The AFL-CIO’s ‘Ask a Working Woman’ survey shows that although their concerns remain the same, working women’s legislative issue priorities have shifted, with health and retirement issues now topping a list that includes affirmative action, equal pay, on-the-job discrimination, child care family/medical leave and equity for part-time workers.

In their executive summary, the report’s authors say the increase of 12 percentage points in the number of women who view health care as their top concern is the survey’s ‘most striking’ finding. Ninety-two percent of the more than 1,500 women who participated in the survey said health care is ‘very important’ or ‘somewhat important.’

Social Security (up 9 points), affirmative action (up 6 points), strengthening equal pay laws (up 7 points) and child care (up 10 points), all moved up the legislative ladder compared with findings in the 2000 ‘Ask a Working Woman’ survey.

Dee Brown, one of the survey’s pollsters, said the increased interest in health and retirement issues is a ‘recession thing,’ prompted by fears of job loss, and with it, health insurance and retirement benefits.

In addition to economic issues, working women’s top priorities for changes at work include workplace safety (84 percent ‘highest priority’ or ‘high priority’), respect on the job (80 percent ‘highest’ or ‘high’) and job security (81 percent combined). Three-quarters of respondents said their priorities included stronger programs to end discrimination and sexual harassment. Two-thirds called for ‘fair pay and benefits’ for part-time employees.

Other findings of the 2002 survey include:

* Sixty-six percent of working moms work 40 or more hours per week, compared with 60 percent of women without children. Overall, 63 percent of women work 40 or more hours per week – a slight increase from 60 percent in 2000.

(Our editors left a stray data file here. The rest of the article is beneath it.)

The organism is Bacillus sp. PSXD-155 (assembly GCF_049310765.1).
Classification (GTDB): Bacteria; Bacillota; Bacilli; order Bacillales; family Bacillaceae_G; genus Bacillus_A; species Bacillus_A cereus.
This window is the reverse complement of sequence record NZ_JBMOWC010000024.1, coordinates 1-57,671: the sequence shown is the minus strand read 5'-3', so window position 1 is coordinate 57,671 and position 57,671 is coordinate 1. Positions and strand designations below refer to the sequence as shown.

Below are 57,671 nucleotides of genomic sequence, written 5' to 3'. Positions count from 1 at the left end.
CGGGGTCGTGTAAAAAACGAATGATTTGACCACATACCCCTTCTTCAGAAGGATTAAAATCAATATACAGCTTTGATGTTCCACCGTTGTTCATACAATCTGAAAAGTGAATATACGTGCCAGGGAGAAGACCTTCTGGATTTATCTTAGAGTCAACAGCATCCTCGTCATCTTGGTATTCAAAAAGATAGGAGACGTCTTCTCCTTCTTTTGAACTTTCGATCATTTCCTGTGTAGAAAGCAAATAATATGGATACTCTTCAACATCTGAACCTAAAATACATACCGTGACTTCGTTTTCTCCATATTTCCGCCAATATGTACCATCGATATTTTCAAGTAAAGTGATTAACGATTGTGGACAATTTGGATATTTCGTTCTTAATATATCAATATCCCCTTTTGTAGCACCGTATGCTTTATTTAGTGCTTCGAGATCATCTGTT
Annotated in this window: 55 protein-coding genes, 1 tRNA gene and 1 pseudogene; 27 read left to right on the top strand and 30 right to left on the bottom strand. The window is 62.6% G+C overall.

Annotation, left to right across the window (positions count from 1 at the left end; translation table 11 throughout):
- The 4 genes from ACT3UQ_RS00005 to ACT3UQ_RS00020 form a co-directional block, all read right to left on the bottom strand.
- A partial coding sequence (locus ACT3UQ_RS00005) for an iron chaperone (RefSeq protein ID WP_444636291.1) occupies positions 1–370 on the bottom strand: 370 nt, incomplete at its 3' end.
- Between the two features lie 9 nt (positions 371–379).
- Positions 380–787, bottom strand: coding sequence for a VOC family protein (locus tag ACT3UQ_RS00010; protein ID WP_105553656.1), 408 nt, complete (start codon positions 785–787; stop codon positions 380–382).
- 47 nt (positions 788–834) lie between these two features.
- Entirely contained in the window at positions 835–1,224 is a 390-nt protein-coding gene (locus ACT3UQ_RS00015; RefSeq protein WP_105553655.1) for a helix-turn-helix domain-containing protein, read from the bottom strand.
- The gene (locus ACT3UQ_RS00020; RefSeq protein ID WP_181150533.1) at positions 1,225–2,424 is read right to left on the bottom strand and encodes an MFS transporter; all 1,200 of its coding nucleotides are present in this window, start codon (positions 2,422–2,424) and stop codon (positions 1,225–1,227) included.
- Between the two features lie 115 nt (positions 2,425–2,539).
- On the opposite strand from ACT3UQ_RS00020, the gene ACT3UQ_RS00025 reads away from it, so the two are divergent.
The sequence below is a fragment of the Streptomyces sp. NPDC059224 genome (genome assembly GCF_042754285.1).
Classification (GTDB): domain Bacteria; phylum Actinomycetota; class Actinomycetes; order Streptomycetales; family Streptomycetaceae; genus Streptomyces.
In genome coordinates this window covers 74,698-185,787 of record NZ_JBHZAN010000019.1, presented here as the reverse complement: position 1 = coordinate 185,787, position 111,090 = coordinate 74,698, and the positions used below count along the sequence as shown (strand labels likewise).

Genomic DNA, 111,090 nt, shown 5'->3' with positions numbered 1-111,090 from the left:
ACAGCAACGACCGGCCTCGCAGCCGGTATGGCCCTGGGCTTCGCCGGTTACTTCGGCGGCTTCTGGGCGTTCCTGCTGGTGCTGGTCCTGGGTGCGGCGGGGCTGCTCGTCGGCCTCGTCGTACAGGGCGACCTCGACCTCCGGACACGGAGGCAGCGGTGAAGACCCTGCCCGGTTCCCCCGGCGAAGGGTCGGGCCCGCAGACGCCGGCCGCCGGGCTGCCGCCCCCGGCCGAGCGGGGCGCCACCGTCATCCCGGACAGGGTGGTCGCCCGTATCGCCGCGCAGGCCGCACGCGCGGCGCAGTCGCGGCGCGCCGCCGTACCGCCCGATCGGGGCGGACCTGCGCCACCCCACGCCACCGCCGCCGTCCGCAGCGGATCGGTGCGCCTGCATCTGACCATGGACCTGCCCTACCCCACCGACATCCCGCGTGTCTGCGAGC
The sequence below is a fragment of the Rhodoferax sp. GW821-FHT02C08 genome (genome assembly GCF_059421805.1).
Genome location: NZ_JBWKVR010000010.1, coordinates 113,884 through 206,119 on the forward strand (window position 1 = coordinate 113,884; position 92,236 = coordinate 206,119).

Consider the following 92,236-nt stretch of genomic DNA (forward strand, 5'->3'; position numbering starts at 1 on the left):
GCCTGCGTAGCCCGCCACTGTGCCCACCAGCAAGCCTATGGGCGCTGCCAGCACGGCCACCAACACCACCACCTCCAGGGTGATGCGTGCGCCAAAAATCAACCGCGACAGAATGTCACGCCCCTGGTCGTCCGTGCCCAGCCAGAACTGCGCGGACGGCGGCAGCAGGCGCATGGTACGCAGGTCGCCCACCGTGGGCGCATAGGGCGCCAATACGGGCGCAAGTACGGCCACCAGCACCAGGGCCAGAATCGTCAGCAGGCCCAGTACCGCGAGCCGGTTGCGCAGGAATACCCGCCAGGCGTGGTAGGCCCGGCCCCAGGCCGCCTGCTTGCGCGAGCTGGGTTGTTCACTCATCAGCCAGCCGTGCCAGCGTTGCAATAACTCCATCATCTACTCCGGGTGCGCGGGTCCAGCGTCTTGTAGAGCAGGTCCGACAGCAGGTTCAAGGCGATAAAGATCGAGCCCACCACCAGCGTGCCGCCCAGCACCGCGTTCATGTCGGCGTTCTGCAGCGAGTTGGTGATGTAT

* Working women of color are more likely than white women to work a schedule that is different than their spouses – 52 percent of African American women, 47 percent of Latina women and 36 percent of white women differ from their spouses’ schedules.

* Contrary to popular opinion, there is no split between the concerns of working mothers and women without children. On retirement security, about 90 percent of both groups feel that strengthening Social Security and pensions and stronger equal-pay laws are important and both groups overwhelming support expanding family and medical leave and making quality health care more affordable.

* For the first time, working men were polled and results show they demonstrate strong support for child care, paid family leave, strengthening working women’s rights and fighting gender discrimination and unequal pay.

The survey consisted of more than 1,500 interviews conducted between March 4 and 7, 2002 among adults currently in the workforce. The project also surveyed 20,000 working women across the country.

Women workers and the glass ceiling

A recent Internal Revenue Service study shows the extent of wage discrimination against women by comparing the ratio of men and women by income categories that existed in 1998, where:

Men outnumbered women by more than 13 to 1 among those with incomes of a million dollars or more. The study also showed that women in this wage category had average earnings of $2.27 million compared to $2.41 million for men or roughly 94 cents for each dollar the men earned.

Things improved somewhat for women in the $500,000-to-$1 million category, where there were 10 men for every woman. However, women in this category had slightly higher average incomes ? $670,000 versus $668,000.

The gap in total numbers narrows steadily as pay decreases. In the $200,000-to-$500,000 class, men outnumbered women 9 to 1; in the $100,000-to-$200,000 class, the ratio was about 5 to 1; in the $75,000-to-$100,000 category men out numbered women 3 to 1; and in the $50,000-to-$75,000 group, there were approximately 2 men for every woman.

The situation changed dramatically for those in the $25,000 to $30,000 bracket where the numbers were nearly equal ? 5.7 million men and 5.3 million women. In 1998, women made up 57.6 percent of workers earning less than $25,000 a year.

The author can be reached at